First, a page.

By: Cayenne Garofalo
The need for Americans of all backgrounds to become more knowledgeable about the complexity and splendor of Islamic culture has never been so strong as it is today. While hate crimes against Muslims and individuals perceived to be Muslims have been high in the last three years, and the Obama administration considers unprecedented military and diplomatic interventions in Muslim majority countries such as Syria and Iran, many non-Muslim Americans lack an adequate knowledge of the people, places, culture and history of this rich religion.
Islamic Art: Mirror of the Invisible World (2011), which will be showing this month on campus, is a documentary film that intends to bridge this culture gap by presenting and discussing the intricate beauty of Islamic Art. The film covers 9 countries and over 1,400 years of art, culture, and history, highlighting diverse forms including calligraphy and architecture, while also offering insight into greater themes in art that traverse cultural, religious and geographical boundaries. Islamic Art is executive produced by Michael Wolfe and Alex Kronemer, produced and directed by Robert Gardner, and narrated by Susan Sarandon.
The film will show for free at 7:00pm on Wednesday, October 16th in room 329 of Smith Memorial Student Union, followed by a discussion with PSU’s new Adjunct Professor of Islamic Art and Architecture, Keelan Overton. The film will be presented by the PSU Library in collaboration with the Middle East Studies Center, a bountiful resource on Middle East topics in itself.
Islamic Art: Mirror of the Invisible World, is one of the featured resources of the Bridging Cultures Bookshelf: Muslim Journeys, a project developed by the National Endowment for the Humanities and the American Library Association. The Bookshelf, a collection of 25 books, 4 DVDs and numerous other resources, was compiled to help the public in the United States become better acquainted with Islam in a historical, cultural and personal way. The project works to address the increasing desire and necessity in America for reliable resources about the beliefs, practices and heritage of Islamic civilizations and cultures. In 2013, 843 libraries (including PSU) were awarded the Bookshelf for purpose of presenting Islamic topics to the public.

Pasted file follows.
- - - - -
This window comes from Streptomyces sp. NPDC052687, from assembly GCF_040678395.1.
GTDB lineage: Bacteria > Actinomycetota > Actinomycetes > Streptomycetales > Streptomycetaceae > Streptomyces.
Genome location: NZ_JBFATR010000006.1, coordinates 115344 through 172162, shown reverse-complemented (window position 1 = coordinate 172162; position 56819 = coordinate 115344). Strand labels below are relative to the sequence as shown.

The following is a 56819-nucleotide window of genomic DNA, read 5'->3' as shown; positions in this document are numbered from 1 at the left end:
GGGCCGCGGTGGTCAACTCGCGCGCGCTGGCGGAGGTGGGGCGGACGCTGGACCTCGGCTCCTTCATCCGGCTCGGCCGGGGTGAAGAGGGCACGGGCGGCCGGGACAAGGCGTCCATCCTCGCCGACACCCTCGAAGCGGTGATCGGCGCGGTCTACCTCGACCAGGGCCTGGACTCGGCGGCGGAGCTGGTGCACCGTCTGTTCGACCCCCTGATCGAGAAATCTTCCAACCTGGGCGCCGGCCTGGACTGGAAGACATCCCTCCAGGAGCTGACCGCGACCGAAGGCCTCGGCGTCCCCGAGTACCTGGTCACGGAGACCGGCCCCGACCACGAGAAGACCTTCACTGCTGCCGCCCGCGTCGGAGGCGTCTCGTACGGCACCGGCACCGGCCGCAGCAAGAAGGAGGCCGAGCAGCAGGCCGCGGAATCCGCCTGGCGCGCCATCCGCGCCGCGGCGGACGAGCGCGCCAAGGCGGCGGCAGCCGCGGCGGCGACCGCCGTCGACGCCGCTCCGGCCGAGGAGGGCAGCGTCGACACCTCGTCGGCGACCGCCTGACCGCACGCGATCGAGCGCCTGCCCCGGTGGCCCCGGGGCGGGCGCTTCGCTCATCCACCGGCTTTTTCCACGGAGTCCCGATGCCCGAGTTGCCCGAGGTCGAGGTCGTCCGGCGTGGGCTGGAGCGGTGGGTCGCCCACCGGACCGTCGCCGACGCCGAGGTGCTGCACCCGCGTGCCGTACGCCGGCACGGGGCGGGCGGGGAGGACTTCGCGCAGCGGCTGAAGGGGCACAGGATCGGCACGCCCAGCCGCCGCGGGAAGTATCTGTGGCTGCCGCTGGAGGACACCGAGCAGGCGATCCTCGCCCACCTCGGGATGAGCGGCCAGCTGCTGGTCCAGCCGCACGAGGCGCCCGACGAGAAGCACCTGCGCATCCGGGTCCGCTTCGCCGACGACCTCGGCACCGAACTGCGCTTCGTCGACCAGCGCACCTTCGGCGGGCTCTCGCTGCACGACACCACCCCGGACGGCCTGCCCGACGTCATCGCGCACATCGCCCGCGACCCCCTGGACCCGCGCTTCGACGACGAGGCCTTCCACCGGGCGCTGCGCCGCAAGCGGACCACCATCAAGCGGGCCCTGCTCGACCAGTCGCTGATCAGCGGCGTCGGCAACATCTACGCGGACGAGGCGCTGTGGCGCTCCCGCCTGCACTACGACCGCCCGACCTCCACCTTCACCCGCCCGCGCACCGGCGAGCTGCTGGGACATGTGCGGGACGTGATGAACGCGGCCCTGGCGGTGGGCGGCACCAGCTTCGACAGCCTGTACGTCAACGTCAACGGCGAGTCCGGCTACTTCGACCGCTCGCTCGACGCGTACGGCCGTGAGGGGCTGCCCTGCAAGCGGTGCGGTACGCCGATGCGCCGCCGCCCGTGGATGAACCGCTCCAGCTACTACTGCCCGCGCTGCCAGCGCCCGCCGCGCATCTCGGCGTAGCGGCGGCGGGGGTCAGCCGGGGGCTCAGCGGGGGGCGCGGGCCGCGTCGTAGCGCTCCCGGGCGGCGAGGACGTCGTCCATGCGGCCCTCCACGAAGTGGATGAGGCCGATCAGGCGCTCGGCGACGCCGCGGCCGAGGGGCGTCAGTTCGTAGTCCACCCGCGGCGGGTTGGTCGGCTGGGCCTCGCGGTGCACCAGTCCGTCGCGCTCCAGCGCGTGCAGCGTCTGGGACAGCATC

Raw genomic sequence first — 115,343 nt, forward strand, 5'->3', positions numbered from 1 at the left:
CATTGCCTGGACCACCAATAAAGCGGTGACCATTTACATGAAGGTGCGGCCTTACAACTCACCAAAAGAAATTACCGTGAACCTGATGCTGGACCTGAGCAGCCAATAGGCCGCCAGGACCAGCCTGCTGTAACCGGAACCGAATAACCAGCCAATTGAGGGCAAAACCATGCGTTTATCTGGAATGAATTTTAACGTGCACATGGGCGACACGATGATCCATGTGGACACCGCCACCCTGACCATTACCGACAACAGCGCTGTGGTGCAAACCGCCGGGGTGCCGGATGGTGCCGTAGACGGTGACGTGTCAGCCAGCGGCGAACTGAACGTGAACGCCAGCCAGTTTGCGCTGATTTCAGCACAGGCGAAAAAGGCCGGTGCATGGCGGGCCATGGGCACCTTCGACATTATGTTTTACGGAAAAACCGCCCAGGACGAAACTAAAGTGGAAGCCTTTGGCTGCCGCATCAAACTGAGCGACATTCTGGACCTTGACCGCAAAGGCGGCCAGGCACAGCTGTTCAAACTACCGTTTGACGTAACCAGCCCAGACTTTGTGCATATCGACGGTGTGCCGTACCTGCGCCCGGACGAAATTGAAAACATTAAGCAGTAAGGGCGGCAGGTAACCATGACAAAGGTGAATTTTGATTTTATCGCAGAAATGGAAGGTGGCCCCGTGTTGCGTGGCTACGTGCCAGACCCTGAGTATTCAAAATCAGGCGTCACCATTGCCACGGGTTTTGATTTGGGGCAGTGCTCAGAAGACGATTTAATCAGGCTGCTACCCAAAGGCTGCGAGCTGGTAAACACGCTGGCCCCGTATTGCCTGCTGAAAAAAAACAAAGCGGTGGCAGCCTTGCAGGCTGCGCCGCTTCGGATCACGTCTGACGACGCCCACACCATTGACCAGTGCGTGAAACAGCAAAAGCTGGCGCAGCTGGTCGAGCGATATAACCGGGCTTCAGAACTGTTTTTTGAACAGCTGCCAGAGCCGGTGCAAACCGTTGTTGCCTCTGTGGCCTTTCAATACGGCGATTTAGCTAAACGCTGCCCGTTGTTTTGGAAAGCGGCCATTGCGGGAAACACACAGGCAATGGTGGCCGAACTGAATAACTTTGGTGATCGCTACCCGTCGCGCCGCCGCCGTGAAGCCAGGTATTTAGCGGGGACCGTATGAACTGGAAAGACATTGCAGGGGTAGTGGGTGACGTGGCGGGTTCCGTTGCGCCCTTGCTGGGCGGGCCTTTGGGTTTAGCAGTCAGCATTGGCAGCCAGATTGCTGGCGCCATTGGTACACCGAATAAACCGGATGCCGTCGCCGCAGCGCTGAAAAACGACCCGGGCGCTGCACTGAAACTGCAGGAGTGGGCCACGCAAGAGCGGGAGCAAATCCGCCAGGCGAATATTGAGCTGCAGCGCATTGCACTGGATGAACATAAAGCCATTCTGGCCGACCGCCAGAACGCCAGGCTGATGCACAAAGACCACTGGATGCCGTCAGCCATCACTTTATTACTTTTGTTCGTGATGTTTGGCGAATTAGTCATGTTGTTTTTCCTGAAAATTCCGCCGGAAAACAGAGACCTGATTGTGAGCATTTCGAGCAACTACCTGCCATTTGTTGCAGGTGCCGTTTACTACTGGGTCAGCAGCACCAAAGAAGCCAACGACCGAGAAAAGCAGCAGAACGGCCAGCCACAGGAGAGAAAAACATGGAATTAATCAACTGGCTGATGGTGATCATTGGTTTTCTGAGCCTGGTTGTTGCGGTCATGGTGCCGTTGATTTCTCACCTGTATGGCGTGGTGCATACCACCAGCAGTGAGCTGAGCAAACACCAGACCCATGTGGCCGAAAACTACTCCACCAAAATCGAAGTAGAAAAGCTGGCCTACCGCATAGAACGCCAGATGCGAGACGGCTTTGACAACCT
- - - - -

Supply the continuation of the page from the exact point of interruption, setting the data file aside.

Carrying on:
Similarly tied to the theme of cultural awareness, the Portland book club A Day in the Life: Memoirs from the Middle East, is holding events in October to encourage understanding of specifically Middle Eastern topics. Sponsored by a wide array of departments and groups including the Department of English and the Middle East Studies Center of PSU, as well as the Portland Center for the Public Humanities, A Day in the Life, according to their website, “aims to dispel common stereotypes of the Middle East by exploring literature from the region.”
On October 1st at 6:15pm they will present a discussion with Prof. M Laetitia Cairoli in the US Bank Room of the Multnomah County Central Library, which will center around her experiences gathering information for her book, Girls of the Factory, in Fez, Morocco, where she observed women working in the local garment industry, and examined how their employment is perceived both inside and outside of their own culture.
On October 8th at 7pm, A Day in the Life will present a discussion titled Memory, Authenticity & the Genre of Memoir in Smith Memorial Student Union, room 328. This discussion will focus on the meaning of memoir as compared to memory, and specific challenges of the form to non-western and underrepresented writers.
Links for more information:
A trailer for Islamic Art can be seen at www.islamicart.tv.
For more about the A Day in the Life book club, go to: www.middleeastpdx.org.
Middle East Studies Center: http://www.pdx.edu/middle-east-studies/